Was the Sun made in a supernova?
What is strange xenon and why is there a difference in the ratio of Xe136/134 in the solar wind and on Jupiter and is this significant?
There are 9 stable isotopes of Xenon as well as 20 or so that decay rapidly. (Isotopes are atoms which have the same number of protons, so the same chemical properties, but different numbers of neutrons in their nuclei. On the Earth, the abundances of different isotopes of Xenon have a particular ratio. For example the two least common isotopes on the Earth are Xe134 (10%) and Xe136 (8%). "Strange Xenon" seems to refer to the different isotope ratios found in meteorites, however it is not a commonly used term.
I suspect that you have been reading about Dr. Oliver Manuel's theories about the Sun being mostly made of iron. He uses the Xenon ratios to back up his ideas, claiming that the fact that they are different in Jupiter and the Solar Wind proves that the Solar System was made in a supernova explosion and that the Sun is made of iron.
The claim is that the strange xenon isotope mix in meteorites could not have been made unless the Solar System formed in a supernova explosion. In my opinion this does not follow. We know that the gas cloud from which our Solar System formed contained heavy metals, therefore must have had some remnant of several supernova explosions in it. The xenon mix could easilly be a tracer of that without requiring that the Solar System formed in a supernova. In fact Dr. Manuel's works on measuring the isotope ratios in meteorites has been very important in providing evidence that the gas cloud from which the solar system formed must have been enriched by more that one supernova.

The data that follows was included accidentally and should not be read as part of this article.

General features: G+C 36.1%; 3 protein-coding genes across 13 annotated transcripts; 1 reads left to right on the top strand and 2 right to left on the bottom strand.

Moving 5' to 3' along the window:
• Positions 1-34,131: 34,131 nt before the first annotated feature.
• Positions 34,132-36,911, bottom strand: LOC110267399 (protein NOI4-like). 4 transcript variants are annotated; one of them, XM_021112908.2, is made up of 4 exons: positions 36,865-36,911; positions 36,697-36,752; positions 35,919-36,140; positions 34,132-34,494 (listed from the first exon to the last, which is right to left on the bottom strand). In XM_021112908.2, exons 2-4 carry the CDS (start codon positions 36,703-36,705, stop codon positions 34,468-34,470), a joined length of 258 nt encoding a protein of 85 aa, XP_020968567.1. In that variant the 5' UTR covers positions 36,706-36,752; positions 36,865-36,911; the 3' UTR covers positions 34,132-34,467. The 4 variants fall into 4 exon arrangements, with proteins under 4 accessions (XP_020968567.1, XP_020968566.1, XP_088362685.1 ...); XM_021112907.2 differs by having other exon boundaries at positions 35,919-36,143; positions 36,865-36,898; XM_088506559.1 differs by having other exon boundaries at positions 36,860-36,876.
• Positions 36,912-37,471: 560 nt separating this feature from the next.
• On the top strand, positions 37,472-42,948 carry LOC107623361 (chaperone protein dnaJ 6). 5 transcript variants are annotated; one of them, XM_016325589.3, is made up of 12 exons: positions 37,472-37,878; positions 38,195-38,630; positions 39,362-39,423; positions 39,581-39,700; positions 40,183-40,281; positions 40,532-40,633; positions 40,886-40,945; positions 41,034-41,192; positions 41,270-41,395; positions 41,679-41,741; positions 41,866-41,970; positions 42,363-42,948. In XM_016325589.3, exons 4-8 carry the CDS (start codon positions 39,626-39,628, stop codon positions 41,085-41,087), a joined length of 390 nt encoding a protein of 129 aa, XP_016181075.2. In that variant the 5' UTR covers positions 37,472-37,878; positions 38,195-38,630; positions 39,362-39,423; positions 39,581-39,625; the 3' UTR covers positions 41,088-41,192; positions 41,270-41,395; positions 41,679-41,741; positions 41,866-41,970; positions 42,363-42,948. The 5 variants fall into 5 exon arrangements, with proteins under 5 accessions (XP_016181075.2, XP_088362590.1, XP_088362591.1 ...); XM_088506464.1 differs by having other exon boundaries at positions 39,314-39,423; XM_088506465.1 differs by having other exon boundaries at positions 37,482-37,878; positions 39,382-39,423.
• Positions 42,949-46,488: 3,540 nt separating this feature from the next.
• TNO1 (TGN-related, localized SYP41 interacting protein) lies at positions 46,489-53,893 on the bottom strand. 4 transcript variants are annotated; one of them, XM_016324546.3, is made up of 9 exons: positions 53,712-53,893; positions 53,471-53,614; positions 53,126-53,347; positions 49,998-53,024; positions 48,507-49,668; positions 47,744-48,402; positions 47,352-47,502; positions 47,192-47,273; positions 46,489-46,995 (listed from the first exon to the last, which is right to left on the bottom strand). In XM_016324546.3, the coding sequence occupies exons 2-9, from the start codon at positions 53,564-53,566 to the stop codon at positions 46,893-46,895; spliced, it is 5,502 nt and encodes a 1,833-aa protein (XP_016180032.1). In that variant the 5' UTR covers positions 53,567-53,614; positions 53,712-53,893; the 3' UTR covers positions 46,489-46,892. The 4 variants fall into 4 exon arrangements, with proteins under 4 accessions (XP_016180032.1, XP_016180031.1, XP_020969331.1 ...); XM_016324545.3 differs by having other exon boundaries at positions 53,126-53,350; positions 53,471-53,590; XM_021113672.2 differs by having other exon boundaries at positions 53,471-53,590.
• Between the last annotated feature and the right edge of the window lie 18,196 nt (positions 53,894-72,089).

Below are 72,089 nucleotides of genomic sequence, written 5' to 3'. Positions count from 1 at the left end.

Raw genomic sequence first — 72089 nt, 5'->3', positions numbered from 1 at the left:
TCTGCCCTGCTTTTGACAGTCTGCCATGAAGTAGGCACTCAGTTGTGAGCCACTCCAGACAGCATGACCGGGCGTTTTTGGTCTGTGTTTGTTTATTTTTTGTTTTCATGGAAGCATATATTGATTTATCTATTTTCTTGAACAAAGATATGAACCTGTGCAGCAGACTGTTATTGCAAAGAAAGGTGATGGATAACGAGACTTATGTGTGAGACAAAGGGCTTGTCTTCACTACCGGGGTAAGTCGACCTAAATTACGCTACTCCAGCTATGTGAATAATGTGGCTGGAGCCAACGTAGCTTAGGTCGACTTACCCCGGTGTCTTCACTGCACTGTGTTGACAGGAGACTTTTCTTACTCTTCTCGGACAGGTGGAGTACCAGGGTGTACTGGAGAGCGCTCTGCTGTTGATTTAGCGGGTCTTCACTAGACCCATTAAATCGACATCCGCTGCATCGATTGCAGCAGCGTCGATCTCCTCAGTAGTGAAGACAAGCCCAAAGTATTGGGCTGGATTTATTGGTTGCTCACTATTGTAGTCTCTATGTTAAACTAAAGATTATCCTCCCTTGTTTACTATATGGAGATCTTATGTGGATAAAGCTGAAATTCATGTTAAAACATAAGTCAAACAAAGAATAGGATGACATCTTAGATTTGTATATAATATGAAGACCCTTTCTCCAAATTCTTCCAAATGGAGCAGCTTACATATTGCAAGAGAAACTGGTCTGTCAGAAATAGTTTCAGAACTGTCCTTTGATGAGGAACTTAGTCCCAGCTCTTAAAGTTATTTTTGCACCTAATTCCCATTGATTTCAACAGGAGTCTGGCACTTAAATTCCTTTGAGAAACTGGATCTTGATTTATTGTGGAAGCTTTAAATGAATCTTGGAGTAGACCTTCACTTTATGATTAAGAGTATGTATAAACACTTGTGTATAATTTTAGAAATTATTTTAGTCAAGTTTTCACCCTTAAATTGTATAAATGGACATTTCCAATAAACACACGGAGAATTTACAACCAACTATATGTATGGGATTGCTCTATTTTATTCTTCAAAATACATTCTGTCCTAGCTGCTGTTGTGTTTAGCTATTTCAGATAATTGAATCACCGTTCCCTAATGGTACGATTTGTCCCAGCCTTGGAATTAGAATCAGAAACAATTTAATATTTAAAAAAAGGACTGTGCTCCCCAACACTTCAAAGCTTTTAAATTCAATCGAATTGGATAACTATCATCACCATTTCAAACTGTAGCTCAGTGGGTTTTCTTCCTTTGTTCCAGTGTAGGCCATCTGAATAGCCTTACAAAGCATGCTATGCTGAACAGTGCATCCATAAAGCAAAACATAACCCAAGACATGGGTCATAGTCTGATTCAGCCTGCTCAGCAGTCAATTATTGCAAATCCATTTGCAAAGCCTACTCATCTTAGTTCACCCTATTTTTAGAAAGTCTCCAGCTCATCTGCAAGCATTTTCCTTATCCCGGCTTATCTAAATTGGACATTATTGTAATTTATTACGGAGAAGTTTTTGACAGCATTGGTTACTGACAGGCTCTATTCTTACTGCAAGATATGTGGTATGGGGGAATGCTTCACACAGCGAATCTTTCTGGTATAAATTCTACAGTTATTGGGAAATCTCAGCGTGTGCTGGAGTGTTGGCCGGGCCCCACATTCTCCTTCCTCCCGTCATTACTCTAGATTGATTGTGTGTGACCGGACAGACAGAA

The Xe136/134 ratio in Jupiter vs. that in the Solar Wind have been measured to be different. In Dr. Manuel's theory this is taken as proof that the central regions of the solar system were made from the inner part of a supernova, while the outer regions were made from the outer part. As far as I am aware no other scientist places such significance on such a minor detail. Isotope ratios are tricky to measure and even trickier to interpret so I would not want to base a theory on them. In my opinion the huge amount of evidence in favour of the standard scenario for the formation of the solar system (discussed in this answer) vastly outweighs this tiny point. Jupiter and the Sun are both extremely complex objects, with very complicated mixing of atoms. This could easilly vary the isotope ratios of xenon. I don't believe that the difference in ratios really has any significance.